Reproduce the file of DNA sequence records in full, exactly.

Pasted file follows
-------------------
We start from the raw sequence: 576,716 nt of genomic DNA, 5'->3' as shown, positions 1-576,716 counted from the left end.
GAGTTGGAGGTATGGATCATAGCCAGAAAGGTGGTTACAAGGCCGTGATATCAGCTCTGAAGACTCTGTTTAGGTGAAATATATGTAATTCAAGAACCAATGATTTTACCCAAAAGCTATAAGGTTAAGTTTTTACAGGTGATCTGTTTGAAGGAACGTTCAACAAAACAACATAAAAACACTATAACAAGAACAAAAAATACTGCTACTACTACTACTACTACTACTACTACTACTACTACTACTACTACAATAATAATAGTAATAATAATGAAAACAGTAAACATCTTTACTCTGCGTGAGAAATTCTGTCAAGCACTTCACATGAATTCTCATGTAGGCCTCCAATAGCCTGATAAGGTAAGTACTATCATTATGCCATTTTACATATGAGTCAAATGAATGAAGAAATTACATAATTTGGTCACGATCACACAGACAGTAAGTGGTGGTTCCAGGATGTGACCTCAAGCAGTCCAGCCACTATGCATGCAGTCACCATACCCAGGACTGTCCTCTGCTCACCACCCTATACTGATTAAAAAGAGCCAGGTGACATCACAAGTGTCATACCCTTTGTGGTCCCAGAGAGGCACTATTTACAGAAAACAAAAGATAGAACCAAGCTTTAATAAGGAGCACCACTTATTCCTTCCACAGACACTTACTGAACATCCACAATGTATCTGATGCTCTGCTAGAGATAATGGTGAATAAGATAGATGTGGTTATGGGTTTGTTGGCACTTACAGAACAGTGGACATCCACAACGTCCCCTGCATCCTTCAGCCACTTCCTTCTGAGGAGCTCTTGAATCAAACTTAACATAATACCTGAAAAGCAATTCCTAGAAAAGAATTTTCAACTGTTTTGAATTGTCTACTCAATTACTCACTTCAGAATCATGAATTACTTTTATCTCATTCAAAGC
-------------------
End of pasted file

We start from the raw sequence: 576,716 nt of genomic DNA, 5'->3' as shown, positions 1-576,716 counted from the left end.
GAGTTGGAGGTATGGATCATAGCCAGAAAGGTGGTTACAAGGCCGTGATATCAGCTCTGAAGACTCTGTTTAGGTGAAATATATGTAATTCAAGAACCAATGATTTTACCCAAAAGCTATAAGGTTAAGTTTTTACAGGTGATCTGTTTGAAGGAACGTTCAACAAAACAACATAAAAACACTATAACAAGAACAAAAAATACTGCTACTACTACTACTACTACTACTACTACTACTACTACTACTACTACAATAATAATAGTAATAATAATGAAAACAGTAAACATCTTTACTCTGCGTGAGAAATTCTGTCAAGCACTTCACATGAATTCTCATGTAGGCCTCCAATAGCCTGATAAGGTAAGTACTATCATTATGCCATTTTACATATGAGTCAAATGAATGAAGAAATTACATAATTTGGTCACGATCACACAGACAGTAAGTGGTGGTTCCAGGATGTGACCTCAAGCAGTCCAGCCACTATGCATGCAGTCACCATACCCAGGACTGTCCTCTGCTCACCACCCTATACTGATTAAAAAGAGCCAGGTGACATCACAAGTGTCATACCCTTTGTGGTCCCAGAGAGGCACTATTTACAGAAAACAAAAGATAGAACCAAGCTTTAATAAGGAGCACCACTTATTCCTTCCACAGACACTTACTGAACATCCACAATGTATCTGATGCTCTGCTAGAGATAATGGTGAATAAGATAGATGTGGTTATGGGTTTGTTGGCACTTACAGAACAGTGGACATCCACAACGTCCCCTGCATCCTTCAGCCACTTCCTTCTGAGGAGCTCTTGAATCAAACTTAACATAATACCTGAAAAGCAATTCCTAGAAAAGAATTTTCAACTGTTTTGAATTGTCTACTCAATTACTCACTTCAGAATCATGAATTACTTTTATCTCATTCAAAGC